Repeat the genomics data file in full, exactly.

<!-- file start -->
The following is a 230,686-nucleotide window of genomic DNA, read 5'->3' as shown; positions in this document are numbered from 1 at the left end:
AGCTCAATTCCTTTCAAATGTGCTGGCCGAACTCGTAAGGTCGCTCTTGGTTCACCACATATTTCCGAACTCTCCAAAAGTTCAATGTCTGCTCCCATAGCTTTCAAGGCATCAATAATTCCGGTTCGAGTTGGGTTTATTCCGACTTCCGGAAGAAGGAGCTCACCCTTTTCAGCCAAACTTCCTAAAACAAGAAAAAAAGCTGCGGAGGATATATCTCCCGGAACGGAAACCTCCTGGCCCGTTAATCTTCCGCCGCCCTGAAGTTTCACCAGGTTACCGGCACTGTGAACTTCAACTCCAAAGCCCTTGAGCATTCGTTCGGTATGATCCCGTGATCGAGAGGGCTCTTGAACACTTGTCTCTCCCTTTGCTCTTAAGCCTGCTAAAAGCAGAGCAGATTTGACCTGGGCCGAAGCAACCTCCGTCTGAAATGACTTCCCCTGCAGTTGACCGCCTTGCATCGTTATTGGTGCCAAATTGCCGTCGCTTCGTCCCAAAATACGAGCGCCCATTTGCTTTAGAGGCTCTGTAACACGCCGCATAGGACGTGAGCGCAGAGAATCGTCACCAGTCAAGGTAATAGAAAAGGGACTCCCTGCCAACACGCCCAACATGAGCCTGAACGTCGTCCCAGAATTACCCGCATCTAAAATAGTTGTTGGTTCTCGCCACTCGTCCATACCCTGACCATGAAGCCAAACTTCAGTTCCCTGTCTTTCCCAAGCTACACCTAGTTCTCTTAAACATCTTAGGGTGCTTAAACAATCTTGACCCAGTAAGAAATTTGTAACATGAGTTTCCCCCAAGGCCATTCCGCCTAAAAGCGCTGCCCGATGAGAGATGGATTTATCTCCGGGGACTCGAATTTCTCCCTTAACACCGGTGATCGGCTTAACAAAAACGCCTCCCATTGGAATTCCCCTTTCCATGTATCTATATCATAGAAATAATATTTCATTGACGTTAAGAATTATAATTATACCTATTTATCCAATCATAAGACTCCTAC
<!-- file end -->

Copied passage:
The following is a 230,686-nucleotide window of genomic DNA, read 5'->3' as shown; positions in this document are numbered from 1 at the left end:
AGCTCAATTCCTTTCAAATGTGCTGGCCGAACTCGTAAGGTCGCTCTTGGTTCACCACATATTTCCGAACTCTCCAAAAGTTCAATGTCTGCTCCCATAGCTTTCAAGGCATCAATAATTCCGGTTCGAGTTGGGTTTATTCCGACTTCCGGAAGAAGGAGCTCACCCTTTTCAGCCAAACTTCCTAAAACAAGAAAAAAAGCTGCGGAGGATATATCTCCCGGAACGGAAACCTCCTGGCCCGTTAATCTTCCGCCGCCCTGAAGTTTCACCAGGTTACCGGCACTGTGAACTTCAACTCCAAAGCCCTTGAGCATTCGTTCGGTATGATCCCGTGATCGAGAGGGCTCTTGAACACTTGTCTCTCCCTTTGCTCTTAAGCCTGCTAAAAGCAGAGCAGATTTGACCTGGGCCGAAGCAACCTCCGTCTGAAATGACTTCCCCTGCAGTTGACCGCCTTGCATCGTTATTGGTGCCAAATTGCCGTCGCTTCGTCCCAAAATACGAGCGCCCATTTGCTTTAGAGGCTCTGTAACACGCCGCATAGGACGTGAGCGCAGAGAATCGTCACCAGTCAAGGTAATAGAAAAGGGACTCCCTGCCAACACGCCCAACATGAGCCTGAACGTCGTCCCAGAATTACCCGCATCTAAAATAGTTGTTGGTTCTCGCCACTCGTCCATACCCTGACCATGAAGCCAAACTTCAGTTCCCTGTCTTTCCCAAGCTACACCTAGTTCTCTTAAACATCTTAGGGTGCTTAAACAATCTTGACCCAGTAAGAAATTTGTAACATGAGTTTCCCCCAAGGCCATTCCGCCTAAAAGCGCTGCCCGATGAGAGATGGATTTATCTCCGGGGACTCGAATTTCTCCCTTAACACCGGTGATCGGCTTAACAAAAACGCCTCCCATTGGAATTCCCCTTTCCATGTATCTATATCATAGAAATAATATTTCATTGACGTTAAGAATTATAATTATACCTATTTATCCAATCATAAGACTCCTAC